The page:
Last year, I blogged about Sabbath Schooling (that’s teaching for six weeks and taking the seventh week off) but I made it clear I did not apply it literally in our homeschool. This year, I decided to take it seriously. I dislike burnout as much as anybody else and taking breaks more often seems to be the formula to keep burnout from visiting us again and again.
Seeing all the artisans and their crafts at Heritage Day reminded me of my book projects.
Of course, the children love it. They work very hard and a break feels good to them, too. Am I working them too hard? I don’t know. But they are getting older and starting to complain about school. It’s a sign I must be doing something right. Maybe. At any rate, my mission in life is not to keep my children happy. It is to make them competent. Continue reading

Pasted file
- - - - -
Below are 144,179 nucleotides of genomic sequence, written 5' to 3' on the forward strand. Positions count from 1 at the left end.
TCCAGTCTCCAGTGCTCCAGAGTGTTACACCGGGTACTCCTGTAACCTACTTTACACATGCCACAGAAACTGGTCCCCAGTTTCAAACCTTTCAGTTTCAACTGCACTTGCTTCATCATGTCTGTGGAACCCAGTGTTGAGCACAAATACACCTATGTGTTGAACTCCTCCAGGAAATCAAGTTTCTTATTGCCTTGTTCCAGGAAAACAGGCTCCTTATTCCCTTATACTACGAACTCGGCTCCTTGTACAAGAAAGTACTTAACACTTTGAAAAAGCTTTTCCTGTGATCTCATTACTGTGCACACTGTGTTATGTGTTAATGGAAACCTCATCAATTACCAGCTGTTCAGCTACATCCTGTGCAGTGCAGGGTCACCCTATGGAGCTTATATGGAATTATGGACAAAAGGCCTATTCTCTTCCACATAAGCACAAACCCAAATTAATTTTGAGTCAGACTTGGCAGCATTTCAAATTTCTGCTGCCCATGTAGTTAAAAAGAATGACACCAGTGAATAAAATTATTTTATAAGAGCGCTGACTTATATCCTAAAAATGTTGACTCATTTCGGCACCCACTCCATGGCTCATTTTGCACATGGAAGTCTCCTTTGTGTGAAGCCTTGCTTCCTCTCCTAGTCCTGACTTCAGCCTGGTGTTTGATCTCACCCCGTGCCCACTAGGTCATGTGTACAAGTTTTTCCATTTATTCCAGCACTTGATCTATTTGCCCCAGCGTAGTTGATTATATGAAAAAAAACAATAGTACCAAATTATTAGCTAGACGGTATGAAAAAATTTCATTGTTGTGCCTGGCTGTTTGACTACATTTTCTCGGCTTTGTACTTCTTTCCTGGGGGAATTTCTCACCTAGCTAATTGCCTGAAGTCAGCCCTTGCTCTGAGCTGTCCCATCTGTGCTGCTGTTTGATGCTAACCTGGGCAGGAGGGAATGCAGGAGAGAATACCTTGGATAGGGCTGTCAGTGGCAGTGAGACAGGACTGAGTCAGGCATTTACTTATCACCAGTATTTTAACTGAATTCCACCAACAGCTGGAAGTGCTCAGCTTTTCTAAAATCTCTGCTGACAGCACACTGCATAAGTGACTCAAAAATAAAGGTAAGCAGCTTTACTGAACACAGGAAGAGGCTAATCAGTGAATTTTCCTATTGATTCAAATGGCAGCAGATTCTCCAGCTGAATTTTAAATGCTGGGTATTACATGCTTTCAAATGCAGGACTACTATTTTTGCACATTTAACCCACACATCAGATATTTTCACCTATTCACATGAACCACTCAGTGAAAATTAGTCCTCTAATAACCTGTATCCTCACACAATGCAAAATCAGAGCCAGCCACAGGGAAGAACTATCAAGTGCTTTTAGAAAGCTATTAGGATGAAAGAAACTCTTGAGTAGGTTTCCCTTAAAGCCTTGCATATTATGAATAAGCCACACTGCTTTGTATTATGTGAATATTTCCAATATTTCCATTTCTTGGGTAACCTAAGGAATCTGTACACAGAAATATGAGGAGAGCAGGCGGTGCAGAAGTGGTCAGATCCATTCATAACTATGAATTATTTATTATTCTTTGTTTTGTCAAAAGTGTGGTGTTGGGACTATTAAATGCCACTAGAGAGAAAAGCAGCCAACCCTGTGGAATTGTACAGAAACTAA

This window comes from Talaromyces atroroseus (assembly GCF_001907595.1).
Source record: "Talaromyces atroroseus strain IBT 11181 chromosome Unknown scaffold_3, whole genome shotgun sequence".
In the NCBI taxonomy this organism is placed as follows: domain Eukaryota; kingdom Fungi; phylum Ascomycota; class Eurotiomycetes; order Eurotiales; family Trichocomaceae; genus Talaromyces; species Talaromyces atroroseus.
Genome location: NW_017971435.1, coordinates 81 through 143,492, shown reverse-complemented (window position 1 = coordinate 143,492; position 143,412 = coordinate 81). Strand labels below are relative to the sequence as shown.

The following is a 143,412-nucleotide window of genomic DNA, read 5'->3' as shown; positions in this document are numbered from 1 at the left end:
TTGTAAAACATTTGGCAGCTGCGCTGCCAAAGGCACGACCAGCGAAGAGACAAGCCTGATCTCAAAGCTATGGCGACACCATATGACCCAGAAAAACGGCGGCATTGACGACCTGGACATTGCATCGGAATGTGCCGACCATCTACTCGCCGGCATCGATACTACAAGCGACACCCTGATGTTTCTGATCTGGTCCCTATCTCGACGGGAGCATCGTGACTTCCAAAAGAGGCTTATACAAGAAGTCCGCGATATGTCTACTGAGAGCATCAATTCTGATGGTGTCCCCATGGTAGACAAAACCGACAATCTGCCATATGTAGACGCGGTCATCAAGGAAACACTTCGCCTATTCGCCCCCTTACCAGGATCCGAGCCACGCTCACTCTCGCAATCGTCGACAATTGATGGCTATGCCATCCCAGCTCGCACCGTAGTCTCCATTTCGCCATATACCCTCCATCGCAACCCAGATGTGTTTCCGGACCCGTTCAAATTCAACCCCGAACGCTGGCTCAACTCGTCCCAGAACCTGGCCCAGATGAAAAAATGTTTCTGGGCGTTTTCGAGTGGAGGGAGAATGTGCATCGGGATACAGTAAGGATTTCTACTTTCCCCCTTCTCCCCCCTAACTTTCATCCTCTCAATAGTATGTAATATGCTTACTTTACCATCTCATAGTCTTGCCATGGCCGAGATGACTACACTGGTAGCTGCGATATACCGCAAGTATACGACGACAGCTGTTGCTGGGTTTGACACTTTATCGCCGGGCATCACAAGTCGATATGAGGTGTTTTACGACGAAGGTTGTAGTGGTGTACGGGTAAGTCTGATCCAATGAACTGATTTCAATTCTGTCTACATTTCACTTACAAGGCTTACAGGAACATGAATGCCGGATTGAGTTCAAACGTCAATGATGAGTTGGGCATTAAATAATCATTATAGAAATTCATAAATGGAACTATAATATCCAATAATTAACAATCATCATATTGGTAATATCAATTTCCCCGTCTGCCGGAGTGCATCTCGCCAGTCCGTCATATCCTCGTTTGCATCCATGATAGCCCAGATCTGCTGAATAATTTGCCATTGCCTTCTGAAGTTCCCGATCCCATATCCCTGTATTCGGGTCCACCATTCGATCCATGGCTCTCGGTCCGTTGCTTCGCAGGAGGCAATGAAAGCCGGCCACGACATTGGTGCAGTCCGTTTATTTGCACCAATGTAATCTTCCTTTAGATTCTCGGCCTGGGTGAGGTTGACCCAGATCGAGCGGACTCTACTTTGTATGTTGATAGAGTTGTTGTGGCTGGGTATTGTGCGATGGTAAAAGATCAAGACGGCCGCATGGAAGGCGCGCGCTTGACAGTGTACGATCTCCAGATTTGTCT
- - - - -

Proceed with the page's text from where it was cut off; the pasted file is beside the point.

Several homeschoolers I know homeschool for six weeks and then they rest on the seventh week. They call it Sabbath Schooling. I like it. I sort of do it, but I don’t rigidly stop teaching on the seventh week. Sometimes it is on the ninth week, based on what we have going on. For instance, if we are learning a new math concept and have momentum under our wings, I will not stop just because the seventh week started.
I like to take a break when I feel exhaustion coming or when the kids are burned out or when we have a family outing. Our version of Sabbath Schooling happens on a weekly basis. We homeschool six days a week and rest on the seventh. Continue reading